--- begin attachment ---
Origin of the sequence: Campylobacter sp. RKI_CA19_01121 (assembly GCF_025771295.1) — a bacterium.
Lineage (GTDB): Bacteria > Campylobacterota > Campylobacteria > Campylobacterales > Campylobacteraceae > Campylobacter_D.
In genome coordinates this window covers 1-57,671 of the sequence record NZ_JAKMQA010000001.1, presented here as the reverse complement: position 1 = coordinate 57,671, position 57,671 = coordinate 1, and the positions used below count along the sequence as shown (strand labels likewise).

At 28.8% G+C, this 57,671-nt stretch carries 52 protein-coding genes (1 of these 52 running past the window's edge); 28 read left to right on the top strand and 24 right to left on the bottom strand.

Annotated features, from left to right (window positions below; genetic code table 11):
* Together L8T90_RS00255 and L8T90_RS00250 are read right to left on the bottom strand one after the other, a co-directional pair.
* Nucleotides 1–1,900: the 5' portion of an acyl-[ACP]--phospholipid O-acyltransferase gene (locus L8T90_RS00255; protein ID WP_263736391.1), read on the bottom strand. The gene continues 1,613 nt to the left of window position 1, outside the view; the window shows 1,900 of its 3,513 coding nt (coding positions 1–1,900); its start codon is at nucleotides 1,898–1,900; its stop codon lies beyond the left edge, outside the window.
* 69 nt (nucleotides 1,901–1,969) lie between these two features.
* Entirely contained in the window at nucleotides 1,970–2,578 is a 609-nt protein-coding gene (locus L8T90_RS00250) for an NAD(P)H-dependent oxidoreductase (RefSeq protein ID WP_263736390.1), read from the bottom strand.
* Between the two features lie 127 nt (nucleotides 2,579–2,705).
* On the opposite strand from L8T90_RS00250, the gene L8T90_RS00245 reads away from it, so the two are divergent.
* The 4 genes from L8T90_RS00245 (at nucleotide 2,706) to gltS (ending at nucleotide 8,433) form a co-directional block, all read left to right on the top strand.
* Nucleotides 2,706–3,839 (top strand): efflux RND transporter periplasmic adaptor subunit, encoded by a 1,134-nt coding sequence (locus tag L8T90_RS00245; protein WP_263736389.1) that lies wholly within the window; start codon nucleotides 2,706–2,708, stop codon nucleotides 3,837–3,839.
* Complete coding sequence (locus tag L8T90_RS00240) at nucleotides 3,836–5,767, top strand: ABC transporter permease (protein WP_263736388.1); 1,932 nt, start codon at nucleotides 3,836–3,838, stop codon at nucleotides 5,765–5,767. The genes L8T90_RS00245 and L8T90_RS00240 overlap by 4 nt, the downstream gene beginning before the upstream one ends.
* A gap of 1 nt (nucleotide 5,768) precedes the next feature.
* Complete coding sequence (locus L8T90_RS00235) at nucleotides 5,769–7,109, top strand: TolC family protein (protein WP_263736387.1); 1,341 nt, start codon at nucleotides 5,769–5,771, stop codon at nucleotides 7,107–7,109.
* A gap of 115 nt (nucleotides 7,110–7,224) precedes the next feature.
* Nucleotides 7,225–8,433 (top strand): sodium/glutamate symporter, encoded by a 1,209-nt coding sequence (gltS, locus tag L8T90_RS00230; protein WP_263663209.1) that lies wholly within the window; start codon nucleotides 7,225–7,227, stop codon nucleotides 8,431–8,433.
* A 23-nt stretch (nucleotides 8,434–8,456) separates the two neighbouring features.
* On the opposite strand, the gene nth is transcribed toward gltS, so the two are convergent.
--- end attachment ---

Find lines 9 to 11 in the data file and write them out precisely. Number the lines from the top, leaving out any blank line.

* Entirely contained in the window at nucleotides 1,970–2,578 is a 609-nt protein-coding gene (locus L8T90_RS00250) for an NAD(P)H-dependent oxidoreductase (RefSeq protein ID WP_263736390.1), read from the bottom strand.
* Between the two features lie 127 nt (nucleotides 2,579–2,705).
* On the opposite strand from L8T90_RS00250, the gene L8T90_RS00245 reads away from it, so the two are divergent.